According to a survey, Libya has significant potential to attract tourists and is likely to rise as a popular holiday spot in the short-term. This comes as the country has promoted its potential at the World Travel Market, despite the violence that has overwhelmed the nation over the past two years.
The conflict in Libya was the most bitter of the Arab Spring uprisings at the time, putting the nation in headlines around the world during much of last year. Colonel Muammar Gaddafi, its long-term dictator, was overthrown and killed amid the violence. It’s estimated that some 30,000 people died in the turmoil, and the country is still in a confused state politically a year later, with obstacles preventing attempts to establish a new government. Mustafa Abushagur, the Prime Minister-elect, stepped down last month after not being able to win parliamentary approval for a new cabinet for the second time.
On top of this, armed groups attacked the US Consulate in Benghazi in September, which put Libya on the wrong side of the news once again. Foreign Office guidelines currently advise nationals against travelling to the country – all but essential travel to Tripoli, Misrata, Zuwara, al Khums Zlitan and Az Zawiya; and all travel to anywhere else in the country. Holidaymakers are also advised that violent breakouts between armed groups are possible, especially at night and with heavy weapons. Despite the warnings, British Airways has resumed flights to Tripoli.
However, a poll of 1,300 professionals in the travel industry suggests that Libya could have a promising future, with 56% believing that the country has everything it takes to become a major holiday destination. Just 10% don’t believe the nation has a chance. Simon Press, the director of the World Travel Market, says that Libya could turn into one of the most exciting destinations in the future of tourism. Many others like Croatia and Vietnam have emerged from conflict to become hotspots for tourism, he added, so there’s no reason why Libya can’t to do the same with some time.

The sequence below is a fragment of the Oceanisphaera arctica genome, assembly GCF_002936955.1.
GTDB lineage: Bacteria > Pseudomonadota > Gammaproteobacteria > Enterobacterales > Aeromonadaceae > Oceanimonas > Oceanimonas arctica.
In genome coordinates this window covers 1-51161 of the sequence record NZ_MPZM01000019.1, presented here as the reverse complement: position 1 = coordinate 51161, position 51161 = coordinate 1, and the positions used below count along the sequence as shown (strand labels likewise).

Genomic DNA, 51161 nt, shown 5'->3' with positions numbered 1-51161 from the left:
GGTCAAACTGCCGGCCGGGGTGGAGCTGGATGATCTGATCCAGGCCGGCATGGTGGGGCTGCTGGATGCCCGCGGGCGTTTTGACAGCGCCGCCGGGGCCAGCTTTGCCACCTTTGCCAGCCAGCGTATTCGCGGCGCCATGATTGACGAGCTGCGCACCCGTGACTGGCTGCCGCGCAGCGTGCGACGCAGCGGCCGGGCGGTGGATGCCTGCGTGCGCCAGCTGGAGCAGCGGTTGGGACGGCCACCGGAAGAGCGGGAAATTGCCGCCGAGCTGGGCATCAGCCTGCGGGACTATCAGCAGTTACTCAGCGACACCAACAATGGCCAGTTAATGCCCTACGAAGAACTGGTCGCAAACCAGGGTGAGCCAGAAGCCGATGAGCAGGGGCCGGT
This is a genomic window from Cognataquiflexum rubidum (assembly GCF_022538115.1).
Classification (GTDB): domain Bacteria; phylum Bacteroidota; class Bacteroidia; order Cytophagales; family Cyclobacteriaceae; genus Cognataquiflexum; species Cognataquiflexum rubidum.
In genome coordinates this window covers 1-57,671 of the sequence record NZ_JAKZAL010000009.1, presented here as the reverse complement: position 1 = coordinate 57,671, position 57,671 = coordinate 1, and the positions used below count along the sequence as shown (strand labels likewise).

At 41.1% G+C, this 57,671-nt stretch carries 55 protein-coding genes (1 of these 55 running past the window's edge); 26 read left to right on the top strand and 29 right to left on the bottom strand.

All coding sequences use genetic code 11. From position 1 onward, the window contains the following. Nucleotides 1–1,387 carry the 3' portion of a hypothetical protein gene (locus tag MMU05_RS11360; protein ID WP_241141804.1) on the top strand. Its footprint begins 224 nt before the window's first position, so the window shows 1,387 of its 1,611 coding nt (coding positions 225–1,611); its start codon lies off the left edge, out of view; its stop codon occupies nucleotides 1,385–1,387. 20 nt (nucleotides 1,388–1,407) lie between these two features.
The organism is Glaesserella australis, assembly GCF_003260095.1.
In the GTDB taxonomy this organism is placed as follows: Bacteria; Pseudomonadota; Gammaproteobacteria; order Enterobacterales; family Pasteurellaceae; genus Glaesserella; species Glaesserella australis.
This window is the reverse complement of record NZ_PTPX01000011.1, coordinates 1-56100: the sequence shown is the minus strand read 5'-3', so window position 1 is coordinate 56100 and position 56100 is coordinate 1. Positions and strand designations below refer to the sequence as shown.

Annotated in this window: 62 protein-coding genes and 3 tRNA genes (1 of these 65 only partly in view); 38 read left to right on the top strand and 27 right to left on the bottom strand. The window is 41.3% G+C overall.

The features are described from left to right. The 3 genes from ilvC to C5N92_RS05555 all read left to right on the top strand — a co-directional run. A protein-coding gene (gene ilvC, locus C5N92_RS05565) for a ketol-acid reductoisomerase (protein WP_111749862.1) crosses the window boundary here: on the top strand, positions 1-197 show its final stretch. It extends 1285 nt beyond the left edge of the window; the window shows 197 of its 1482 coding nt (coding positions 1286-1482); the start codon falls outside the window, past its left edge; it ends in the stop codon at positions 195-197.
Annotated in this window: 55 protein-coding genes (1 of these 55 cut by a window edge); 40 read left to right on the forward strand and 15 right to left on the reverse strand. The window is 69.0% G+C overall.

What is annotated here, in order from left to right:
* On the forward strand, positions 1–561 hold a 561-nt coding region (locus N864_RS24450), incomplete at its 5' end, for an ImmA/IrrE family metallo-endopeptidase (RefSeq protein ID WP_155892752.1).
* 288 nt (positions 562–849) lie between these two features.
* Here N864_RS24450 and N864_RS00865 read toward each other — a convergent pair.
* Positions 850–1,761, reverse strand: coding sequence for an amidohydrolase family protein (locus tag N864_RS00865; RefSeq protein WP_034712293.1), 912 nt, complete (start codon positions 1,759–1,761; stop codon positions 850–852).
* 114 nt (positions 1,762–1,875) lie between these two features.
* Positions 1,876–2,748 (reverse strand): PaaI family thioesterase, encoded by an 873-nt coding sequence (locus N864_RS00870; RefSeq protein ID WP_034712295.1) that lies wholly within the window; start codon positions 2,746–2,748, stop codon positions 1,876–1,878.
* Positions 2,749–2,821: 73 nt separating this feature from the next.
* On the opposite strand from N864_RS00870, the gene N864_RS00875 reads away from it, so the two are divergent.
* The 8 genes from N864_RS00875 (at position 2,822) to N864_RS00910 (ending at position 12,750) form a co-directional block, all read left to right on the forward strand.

Prior to the civil war, Libya was a feasible destination for adventurous tourists. One of its most popular attractions is Leptis Magna, a ruined Roman city that rivals many Italian ancient sites in regard to grandeur. The UNESCO World Heritage site was an important outpost during the Roman Empire’s prime and can be seen in monuments like the Arch of Septimus Severus.
Additionally, UNESCO site Sabratha, a Phoenician-Roman port near the nation’s border with Tunisia, has also been a popular tourist spot. Cyrene is another site of ruins, which is located about ten miles from its associated port, Apollonia. However, Libya also has a coastline that stretches 1,100 miles and can claim more of the Mediterranean beachfront market than any other nation in Africa.
Several tour operators have offered holidays to Libya, including Responsible Travel, Intrepid, Exodus, Abercrombie and Kent and Cox & Kings. These trips usually include a visit to Leptis Magna and sightseeing in Tripoli. An Intrepid spokesman says they hope tours of the country will be restored when it becomes more stable and the Foreign Office eases its travel advice.